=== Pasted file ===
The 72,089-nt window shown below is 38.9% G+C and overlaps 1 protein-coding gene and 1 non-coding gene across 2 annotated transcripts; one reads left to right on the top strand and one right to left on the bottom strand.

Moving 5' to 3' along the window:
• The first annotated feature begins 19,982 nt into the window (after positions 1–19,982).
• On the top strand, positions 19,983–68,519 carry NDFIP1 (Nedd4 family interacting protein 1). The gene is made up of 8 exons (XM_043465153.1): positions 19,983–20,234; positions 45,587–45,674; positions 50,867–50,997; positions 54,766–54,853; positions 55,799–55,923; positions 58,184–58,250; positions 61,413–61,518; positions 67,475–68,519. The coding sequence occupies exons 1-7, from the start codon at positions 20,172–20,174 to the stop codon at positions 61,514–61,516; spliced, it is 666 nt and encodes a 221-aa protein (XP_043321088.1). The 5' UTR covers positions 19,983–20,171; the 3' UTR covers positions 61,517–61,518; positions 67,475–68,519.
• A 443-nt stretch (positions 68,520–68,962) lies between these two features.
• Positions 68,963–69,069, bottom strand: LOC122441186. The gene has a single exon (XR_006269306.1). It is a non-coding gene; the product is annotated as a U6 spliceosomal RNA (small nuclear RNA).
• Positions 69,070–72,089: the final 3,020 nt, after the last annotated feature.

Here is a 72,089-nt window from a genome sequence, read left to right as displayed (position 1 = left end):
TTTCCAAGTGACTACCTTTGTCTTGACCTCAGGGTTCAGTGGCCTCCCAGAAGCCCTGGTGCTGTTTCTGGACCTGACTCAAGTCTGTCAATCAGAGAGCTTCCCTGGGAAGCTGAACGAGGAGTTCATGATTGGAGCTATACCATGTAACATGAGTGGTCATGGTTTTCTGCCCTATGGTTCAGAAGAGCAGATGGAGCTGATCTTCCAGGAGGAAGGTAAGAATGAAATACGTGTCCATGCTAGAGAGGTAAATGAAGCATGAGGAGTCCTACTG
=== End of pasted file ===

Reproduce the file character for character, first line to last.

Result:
The 72,089-nt window shown below is 38.9% G+C and overlaps 1 protein-coding gene and 1 non-coding gene across 2 annotated transcripts; one reads left to right on the top strand and one right to left on the bottom strand.

Moving 5' to 3' along the window:
• The first annotated feature begins 19,982 nt into the window (after positions 1–19,982).
• On the top strand, positions 19,983–68,519 carry NDFIP1 (Nedd4 family interacting protein 1). The gene is made up of 8 exons (XM_043465153.1): positions 19,983–20,234; positions 45,587–45,674; positions 50,867–50,997; positions 54,766–54,853; positions 55,799–55,923; positions 58,184–58,250; positions 61,413–61,518; positions 67,475–68,519. The coding sequence occupies exons 1-7, from the start codon at positions 20,172–20,174 to the stop codon at positions 61,514–61,516; spliced, it is 666 nt and encodes a 221-aa protein (XP_043321088.1). The 5' UTR covers positions 19,983–20,171; the 3' UTR covers positions 61,517–61,518; positions 67,475–68,519.
• A 443-nt stretch (positions 68,520–68,962) lies between these two features.
• Positions 68,963–69,069, bottom strand: LOC122441186. The gene has a single exon (XR_006269306.1). It is a non-coding gene; the product is annotated as a U6 spliceosomal RNA (small nuclear RNA).
• Positions 69,070–72,089: the final 3,020 nt, after the last annotated feature.

Here is a 72,089-nt window from a genome sequence, read left to right as displayed (position 1 = left end):
TTTCCAAGTGACTACCTTTGTCTTGACCTCAGGGTTCAGTGGCCTCCCAGAAGCCCTGGTGCTGTTTCTGGACCTGACTCAAGTCTGTCAATCAGAGAGCTTCCCTGGGAAGCTGAACGAGGAGTTCATGATTGGAGCTATACCATGTAACATGAGTGGTCATGGTTTTCTGCCCTATGGTTCAGAAGAGCAGATGGAGCTGATCTTCCAGGAGGAAGGTAAGAATGAAATACGTGTCCATGCTAGAGAGGTAAATGAAGCATGAGGAGTCCTACTG